And I think some of these women would ask how this young lady wound up alone in the dark, behind a dumpster with this predator on the campus of Stanford University. I think they would say that we should do everything we can to prevent ourselves from being victims. I think they would cry out: Ladies, let’s work together to prevent sexual assault.

Of course no one ever, under any circumstances, deserves to be or is asking to be sexually assaulted. At the same time, as women, we can and should do more to protect ourselves and our fellow women from this happening. We absolutely must talk about rape prevention, even though it isn’t fair. I wish it were as simple as “men just need to stop raping women.” (Which is so true.) I wish it were as simple as “men need to be given stiff sentences for sexual assault as a deterrent to other would be perps.” (That’s absolutely true too, and perhaps the Stanford case will help promote this.) But, sadly, ending sexual assault and rape is not as simple as these two statements make it sound. Wickedness will continue until the world ends, so, women, we must do more to prevent these horrible crimes ourselves. It’s the tragic truth. We need to take control. We need to be empowered. We need to do all we can to protect ourselves and our fellow females. And we can, even though we shouldn’t have to. So, ladies, here are a few important tips to remember so that we can prevent ourselves and other women from being in the same awful situation as the Stanford victim:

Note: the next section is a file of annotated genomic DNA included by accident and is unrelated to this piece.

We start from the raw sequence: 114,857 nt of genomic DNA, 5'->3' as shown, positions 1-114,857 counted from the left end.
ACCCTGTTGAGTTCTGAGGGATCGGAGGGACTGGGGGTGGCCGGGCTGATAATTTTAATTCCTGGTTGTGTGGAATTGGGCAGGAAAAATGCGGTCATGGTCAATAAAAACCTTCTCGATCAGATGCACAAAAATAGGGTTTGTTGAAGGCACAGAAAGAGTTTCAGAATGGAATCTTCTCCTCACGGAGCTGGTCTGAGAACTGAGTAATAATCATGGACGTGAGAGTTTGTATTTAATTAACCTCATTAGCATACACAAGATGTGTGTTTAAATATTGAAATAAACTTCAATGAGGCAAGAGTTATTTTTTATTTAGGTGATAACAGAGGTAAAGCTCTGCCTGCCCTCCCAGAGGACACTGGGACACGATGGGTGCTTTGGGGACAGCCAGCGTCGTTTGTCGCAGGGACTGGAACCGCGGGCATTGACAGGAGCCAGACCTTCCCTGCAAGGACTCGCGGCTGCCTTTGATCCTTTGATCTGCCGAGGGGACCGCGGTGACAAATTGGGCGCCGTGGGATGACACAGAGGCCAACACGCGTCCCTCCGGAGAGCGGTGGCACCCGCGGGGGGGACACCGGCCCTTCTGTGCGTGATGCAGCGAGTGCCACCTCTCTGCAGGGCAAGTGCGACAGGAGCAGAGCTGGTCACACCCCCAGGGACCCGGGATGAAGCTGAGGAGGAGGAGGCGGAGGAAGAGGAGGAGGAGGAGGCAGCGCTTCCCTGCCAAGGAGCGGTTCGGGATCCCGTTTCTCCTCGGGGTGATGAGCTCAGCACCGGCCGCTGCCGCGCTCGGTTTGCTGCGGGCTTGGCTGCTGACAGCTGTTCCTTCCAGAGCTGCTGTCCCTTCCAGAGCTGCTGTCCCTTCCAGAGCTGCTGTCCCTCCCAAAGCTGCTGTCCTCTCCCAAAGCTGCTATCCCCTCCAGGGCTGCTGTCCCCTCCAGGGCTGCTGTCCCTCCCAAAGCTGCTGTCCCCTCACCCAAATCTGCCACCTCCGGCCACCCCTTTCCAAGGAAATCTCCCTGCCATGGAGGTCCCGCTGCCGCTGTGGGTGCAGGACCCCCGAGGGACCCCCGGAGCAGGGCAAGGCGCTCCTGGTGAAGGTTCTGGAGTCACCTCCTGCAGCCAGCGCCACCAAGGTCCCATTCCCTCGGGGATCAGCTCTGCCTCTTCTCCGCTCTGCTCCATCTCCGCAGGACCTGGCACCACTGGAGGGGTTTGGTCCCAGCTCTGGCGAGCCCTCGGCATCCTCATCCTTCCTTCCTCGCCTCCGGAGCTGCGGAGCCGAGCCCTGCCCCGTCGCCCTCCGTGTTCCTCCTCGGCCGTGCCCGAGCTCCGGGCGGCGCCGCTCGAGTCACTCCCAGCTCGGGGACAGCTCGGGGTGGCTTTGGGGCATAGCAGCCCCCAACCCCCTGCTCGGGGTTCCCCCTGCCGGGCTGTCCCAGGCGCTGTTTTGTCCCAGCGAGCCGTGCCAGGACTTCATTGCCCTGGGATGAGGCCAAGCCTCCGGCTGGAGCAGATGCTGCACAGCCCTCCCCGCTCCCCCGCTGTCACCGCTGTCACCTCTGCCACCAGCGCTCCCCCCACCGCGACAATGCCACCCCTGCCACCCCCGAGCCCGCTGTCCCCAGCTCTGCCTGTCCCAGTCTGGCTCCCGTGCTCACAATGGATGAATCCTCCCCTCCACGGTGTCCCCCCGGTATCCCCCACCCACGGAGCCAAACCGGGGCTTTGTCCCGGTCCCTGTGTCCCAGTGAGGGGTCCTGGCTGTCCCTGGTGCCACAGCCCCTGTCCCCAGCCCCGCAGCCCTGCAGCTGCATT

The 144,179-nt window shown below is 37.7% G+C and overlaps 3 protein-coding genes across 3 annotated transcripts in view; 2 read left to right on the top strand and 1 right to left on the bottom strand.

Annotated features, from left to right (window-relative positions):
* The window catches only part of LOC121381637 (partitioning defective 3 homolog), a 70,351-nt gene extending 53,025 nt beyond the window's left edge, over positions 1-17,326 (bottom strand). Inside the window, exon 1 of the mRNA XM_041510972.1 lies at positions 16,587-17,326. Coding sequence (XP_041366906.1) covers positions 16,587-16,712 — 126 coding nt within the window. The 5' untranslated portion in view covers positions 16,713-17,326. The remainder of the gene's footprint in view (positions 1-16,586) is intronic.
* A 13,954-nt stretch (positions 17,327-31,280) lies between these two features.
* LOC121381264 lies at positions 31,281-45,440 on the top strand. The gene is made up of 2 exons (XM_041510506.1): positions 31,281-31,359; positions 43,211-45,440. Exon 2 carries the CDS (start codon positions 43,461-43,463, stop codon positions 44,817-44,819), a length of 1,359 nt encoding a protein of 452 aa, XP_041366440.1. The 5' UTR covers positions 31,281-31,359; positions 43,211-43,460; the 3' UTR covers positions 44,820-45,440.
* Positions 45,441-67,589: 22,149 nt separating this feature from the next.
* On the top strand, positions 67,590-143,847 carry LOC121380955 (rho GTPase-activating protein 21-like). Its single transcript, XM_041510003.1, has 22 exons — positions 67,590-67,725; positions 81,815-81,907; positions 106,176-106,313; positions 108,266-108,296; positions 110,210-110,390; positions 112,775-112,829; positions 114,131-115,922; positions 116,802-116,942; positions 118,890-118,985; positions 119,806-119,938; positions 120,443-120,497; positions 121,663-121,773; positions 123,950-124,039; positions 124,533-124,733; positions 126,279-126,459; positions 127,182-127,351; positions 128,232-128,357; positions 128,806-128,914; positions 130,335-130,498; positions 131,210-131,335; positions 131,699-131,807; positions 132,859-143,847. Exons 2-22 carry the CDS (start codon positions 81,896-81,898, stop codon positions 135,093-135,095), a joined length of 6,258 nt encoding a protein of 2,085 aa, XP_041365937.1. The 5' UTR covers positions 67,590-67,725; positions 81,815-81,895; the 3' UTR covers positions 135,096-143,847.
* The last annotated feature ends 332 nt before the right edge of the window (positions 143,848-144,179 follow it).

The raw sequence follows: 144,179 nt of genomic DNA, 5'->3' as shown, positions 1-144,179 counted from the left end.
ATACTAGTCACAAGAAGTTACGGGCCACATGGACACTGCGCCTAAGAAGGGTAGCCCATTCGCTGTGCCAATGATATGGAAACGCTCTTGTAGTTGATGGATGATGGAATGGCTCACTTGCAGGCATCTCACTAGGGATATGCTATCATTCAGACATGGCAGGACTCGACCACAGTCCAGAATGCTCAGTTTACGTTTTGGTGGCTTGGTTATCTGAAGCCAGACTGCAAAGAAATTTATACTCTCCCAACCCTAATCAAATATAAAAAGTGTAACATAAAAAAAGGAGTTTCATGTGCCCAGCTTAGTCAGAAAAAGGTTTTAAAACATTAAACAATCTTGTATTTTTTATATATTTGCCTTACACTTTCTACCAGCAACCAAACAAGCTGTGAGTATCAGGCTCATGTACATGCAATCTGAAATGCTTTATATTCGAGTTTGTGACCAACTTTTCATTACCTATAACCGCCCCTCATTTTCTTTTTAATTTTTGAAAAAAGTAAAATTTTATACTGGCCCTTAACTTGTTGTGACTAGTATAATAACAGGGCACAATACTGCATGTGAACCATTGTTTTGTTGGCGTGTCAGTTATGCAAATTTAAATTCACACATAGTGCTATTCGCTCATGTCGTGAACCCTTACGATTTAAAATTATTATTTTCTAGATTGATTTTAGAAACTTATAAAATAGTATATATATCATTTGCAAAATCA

~Don’t take a drink from a stranger.

~Don’t allow a stranger into your home and don’t go home with strangers.

~Don’t meet strangers in isolated areas or go somewhere alone with them.

~If you plan to drink, make a safety plan so that you do not become a target. (Examples: Don’t become intoxicated, make sure you have a ride home from someone you know and trust, don’t drink with people you don’t know, etc.) ***I know some people will disagree with the statement that women shouldn’t get drunk, but in my opinion no good comes from anyone getting drunk. So, men, take heed that this comment is to you as well.***

~Stay with people you trust and be extra cautious when going out alone and coming home alone.

~Watch out for one another…remind your girlfriends about safety when drinking or when meeting men.

~Get a security system on your home. (There are lots of options that include loud noises and lights and that automatically contact the police if someone attempts to break in.)

~Carry mace, a knife, or a gun to protect yourself. (Within the law.)

While these tips won’t prevent all assaults, I hope they empower women to do all they can to protect themselves. And if you have experienced this horrible crime perpetrated against you, know that you are not to blame and there is help available. If you are struggling emotionally, please seek a mental health professional today. And, ladies, let’s keep talking about this issue…never letting law makers and law enforcers and the men around us forget that they have to do more to prevent sexual crimes. Like fathers teaching sons to respect women instead of taking advantage of them. Like men holding other men accountable for how they treat women. And like incarcerating those who commit sexual crimes for a heck of a lot longer than 6 measly months.